This was not lost on Miller, whose plan from the beginning had been to lay the foundations for the Bank to develop into a true central bank that sat at the centre of the economy.
This was to continue in the years after the war with the Bank’s on-going involvement in the producer pools, paying and helping to repatriate returning soldiers and providing the finance and assisting with the construction of homes for them.
CBA became the national agent for the Commissioner appointed under the War Service Homes Act of 1918 to provide land and homes for service people. Under that arrangement the Bank built 1,777 houses at a cost of £1,555,119 and acquired a further 5,179 for £2,874,502.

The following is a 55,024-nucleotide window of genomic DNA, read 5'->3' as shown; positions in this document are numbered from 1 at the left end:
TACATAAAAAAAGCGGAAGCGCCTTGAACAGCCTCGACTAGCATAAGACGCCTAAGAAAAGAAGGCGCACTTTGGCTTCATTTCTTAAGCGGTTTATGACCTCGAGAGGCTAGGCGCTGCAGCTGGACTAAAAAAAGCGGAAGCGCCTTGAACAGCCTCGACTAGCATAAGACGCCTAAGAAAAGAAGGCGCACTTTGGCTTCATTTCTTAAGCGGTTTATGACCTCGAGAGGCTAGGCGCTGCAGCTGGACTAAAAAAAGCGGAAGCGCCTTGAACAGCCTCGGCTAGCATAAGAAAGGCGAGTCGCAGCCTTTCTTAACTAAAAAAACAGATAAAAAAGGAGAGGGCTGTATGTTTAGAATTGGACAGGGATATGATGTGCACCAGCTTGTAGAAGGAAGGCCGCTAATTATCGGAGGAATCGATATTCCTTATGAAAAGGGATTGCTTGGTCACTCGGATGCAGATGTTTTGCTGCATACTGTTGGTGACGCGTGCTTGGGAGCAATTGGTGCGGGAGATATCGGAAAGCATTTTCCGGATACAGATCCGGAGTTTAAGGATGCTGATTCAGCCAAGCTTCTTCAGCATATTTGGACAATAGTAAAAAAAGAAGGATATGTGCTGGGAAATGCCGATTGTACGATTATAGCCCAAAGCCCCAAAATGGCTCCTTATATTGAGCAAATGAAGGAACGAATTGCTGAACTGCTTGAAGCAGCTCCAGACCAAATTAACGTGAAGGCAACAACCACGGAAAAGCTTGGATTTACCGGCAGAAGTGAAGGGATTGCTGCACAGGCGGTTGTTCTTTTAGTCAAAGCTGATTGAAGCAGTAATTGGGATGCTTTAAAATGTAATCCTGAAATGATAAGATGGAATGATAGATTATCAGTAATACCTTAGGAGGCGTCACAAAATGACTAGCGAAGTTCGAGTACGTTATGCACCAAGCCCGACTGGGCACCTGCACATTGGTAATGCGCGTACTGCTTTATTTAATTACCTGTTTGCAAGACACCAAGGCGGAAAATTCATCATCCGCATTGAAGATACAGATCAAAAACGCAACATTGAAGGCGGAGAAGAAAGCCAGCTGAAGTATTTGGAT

In 1920 the Bank and Miller’s contributions to the country in war and peace were recognised with a knighthood for the Governor.
Such was the influence of CBA’s leader that the Sydney Morning Herald was to comment later: “Sir Denison Miller played a part the value of which cannot be assessed in monetary terms.
“He was in finance the Government’s chief of staff, director of strategy, intelligence and publicity bureau. Every Administration, whatever its political doctrine, acknowledges its debt to this just and provident steward.”
Jaqui Lane is the author of a forthcoming Official History of Commonwealth Bank of Australia, due to be published in 2019.
Sources of information, images: Reserve Bank of Australia Museum; the Australian War Memorial; CBA Archives; Obituaries Australia; The Bankers Magazine (London), 1918; CommBank History pages; Lane, J., Official History of CBA:, the Perth Mint; Faulkner, C., The Commonwealth Bank of Australia (John Sands 1923).